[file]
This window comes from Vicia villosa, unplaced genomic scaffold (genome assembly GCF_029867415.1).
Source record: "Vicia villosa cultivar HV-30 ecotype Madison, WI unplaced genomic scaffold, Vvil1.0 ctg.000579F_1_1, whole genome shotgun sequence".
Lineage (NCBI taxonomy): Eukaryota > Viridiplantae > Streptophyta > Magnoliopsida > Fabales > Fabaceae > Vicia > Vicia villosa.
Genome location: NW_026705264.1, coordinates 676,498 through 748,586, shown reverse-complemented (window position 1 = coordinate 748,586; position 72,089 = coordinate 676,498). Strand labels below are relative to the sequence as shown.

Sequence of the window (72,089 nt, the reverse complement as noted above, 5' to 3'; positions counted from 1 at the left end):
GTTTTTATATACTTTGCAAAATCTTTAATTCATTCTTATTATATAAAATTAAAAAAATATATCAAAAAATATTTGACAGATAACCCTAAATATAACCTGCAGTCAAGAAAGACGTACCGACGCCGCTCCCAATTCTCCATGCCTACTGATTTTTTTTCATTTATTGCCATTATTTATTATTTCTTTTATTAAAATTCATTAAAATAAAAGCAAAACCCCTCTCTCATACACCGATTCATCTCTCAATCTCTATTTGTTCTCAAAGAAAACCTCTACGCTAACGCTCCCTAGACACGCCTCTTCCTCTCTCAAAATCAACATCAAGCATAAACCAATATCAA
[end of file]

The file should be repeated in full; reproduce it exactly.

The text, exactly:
This window comes from Vicia villosa, unplaced genomic scaffold (genome assembly GCF_029867415.1).
Source record: "Vicia villosa cultivar HV-30 ecotype Madison, WI unplaced genomic scaffold, Vvil1.0 ctg.000579F_1_1, whole genome shotgun sequence".
Lineage (NCBI taxonomy): Eukaryota > Viridiplantae > Streptophyta > Magnoliopsida > Fabales > Fabaceae > Vicia > Vicia villosa.
Genome location: NW_026705264.1, coordinates 676,498 through 748,586, shown reverse-complemented (window position 1 = coordinate 748,586; position 72,089 = coordinate 676,498). Strand labels below are relative to the sequence as shown.

Sequence of the window (72,089 nt, the reverse complement as noted above, 5' to 3'; positions counted from 1 at the left end):
GTTTTTATATACTTTGCAAAATCTTTAATTCATTCTTATTATATAAAATTAAAAAAATATATCAAAAAATATTTGACAGATAACCCTAAATATAACCTGCAGTCAAGAAAGACGTACCGACGCCGCTCCCAATTCTCCATGCCTACTGATTTTTTTTCATTTATTGCCATTATTTATTATTTCTTTTATTAAAATTCATTAAAATAAAAGCAAAACCCCTCTCTCATACACCGATTCATCTCTCAATCTCTATTTGTTCTCAAAGAAAACCTCTACGCTAACGCTCCCTAGACACGCCTCTTCCTCTCTCAAAATCAACATCAAGCATAAACCAATATCAA